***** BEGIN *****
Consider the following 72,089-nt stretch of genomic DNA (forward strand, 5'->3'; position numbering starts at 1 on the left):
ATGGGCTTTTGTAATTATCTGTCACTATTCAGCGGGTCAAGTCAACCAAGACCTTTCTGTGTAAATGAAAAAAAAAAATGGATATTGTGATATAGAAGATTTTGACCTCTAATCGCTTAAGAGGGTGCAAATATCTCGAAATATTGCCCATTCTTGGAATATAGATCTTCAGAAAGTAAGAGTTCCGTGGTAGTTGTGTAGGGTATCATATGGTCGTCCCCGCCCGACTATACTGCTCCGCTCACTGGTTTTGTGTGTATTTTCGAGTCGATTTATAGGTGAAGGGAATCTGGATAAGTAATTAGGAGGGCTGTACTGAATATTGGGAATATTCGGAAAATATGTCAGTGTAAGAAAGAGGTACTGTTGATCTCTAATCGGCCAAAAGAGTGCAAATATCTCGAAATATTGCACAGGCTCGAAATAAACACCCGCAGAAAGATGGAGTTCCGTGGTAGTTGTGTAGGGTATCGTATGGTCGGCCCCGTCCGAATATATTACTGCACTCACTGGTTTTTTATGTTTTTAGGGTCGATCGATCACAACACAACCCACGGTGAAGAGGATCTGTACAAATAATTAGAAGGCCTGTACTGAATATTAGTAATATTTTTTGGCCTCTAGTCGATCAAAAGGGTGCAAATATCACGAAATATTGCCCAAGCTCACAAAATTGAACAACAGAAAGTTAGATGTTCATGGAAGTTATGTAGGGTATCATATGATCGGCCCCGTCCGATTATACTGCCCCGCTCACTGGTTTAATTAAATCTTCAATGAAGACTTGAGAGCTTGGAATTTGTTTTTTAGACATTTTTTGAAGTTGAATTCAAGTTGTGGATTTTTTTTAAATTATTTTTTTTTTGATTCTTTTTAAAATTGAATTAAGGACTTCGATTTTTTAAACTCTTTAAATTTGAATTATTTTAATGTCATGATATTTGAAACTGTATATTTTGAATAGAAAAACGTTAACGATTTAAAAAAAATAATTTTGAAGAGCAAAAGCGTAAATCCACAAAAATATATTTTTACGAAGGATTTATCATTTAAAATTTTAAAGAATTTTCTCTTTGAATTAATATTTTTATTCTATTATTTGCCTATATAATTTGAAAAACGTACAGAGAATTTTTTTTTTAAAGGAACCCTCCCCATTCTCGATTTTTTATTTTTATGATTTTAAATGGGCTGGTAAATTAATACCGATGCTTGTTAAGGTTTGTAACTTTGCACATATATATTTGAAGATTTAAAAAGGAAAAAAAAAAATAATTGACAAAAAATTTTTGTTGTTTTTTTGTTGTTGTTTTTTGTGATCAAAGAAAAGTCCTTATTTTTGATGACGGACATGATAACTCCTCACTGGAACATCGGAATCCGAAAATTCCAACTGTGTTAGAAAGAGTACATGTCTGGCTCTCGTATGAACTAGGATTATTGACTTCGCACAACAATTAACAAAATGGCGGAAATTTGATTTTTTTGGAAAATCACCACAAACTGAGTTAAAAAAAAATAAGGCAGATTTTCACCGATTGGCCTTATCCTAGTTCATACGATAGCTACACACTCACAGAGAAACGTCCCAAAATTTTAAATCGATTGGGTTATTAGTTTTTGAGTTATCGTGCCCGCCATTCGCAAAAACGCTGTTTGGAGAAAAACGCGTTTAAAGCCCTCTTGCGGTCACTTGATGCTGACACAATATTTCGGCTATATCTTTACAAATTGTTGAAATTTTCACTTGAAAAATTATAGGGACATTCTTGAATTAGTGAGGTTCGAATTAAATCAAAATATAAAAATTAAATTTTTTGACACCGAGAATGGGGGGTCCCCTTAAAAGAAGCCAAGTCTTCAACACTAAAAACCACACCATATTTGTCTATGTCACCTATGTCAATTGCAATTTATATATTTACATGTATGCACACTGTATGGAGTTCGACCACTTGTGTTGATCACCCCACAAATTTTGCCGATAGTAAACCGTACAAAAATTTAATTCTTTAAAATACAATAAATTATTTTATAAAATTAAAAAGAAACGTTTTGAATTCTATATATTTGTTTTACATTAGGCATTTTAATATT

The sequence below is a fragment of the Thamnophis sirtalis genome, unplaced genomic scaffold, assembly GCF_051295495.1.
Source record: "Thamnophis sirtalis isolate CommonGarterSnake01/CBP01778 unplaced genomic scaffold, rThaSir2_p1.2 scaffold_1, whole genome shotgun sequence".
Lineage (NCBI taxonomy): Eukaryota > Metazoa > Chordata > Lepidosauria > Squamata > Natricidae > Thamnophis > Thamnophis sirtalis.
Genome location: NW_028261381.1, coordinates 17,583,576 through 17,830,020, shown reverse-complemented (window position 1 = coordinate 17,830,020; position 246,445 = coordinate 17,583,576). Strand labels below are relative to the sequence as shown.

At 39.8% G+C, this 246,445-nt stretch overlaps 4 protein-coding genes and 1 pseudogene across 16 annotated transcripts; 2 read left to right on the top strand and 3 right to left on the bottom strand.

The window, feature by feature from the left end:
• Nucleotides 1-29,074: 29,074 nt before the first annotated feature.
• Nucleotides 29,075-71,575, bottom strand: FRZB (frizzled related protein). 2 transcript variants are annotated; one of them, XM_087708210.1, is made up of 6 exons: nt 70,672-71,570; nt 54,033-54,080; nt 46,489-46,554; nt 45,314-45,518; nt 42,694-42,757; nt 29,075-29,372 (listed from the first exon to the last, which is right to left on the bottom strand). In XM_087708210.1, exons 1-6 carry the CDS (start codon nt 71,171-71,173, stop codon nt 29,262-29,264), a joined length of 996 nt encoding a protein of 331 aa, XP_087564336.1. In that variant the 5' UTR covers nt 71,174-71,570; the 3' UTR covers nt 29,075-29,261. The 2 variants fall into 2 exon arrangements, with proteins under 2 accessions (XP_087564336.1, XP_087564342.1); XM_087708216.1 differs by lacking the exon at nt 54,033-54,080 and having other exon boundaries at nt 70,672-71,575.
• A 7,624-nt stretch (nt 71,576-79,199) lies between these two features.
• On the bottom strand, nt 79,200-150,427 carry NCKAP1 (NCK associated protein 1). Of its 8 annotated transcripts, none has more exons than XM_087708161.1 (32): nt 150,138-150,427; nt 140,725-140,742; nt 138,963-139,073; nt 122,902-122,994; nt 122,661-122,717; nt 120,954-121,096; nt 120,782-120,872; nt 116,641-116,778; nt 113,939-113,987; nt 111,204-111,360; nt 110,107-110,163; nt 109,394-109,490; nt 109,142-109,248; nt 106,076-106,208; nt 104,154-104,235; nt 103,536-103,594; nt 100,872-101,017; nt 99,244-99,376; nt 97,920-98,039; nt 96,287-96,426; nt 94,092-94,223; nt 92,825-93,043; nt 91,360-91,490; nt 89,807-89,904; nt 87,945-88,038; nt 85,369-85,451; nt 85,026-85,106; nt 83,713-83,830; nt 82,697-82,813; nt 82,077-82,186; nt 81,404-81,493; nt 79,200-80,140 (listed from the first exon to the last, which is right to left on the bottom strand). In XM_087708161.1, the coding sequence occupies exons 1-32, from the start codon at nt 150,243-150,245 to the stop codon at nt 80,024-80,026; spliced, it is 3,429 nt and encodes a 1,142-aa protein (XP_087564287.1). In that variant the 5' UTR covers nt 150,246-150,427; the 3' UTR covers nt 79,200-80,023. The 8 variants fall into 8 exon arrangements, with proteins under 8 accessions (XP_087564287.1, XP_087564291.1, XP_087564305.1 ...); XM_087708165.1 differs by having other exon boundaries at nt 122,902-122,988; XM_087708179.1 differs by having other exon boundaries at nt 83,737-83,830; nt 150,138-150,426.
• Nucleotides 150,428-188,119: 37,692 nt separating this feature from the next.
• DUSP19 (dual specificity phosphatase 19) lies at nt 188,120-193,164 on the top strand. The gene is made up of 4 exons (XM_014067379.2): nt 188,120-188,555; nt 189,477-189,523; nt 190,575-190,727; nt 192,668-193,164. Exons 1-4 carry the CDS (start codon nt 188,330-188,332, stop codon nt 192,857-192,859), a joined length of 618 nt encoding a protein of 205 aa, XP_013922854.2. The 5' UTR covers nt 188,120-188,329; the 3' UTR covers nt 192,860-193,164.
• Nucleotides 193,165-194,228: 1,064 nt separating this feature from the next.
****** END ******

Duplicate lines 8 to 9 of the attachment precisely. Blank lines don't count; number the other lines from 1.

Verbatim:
The window, feature by feature from the left end:
• Nucleotides 1-29,074: 29,074 nt before the first annotated feature.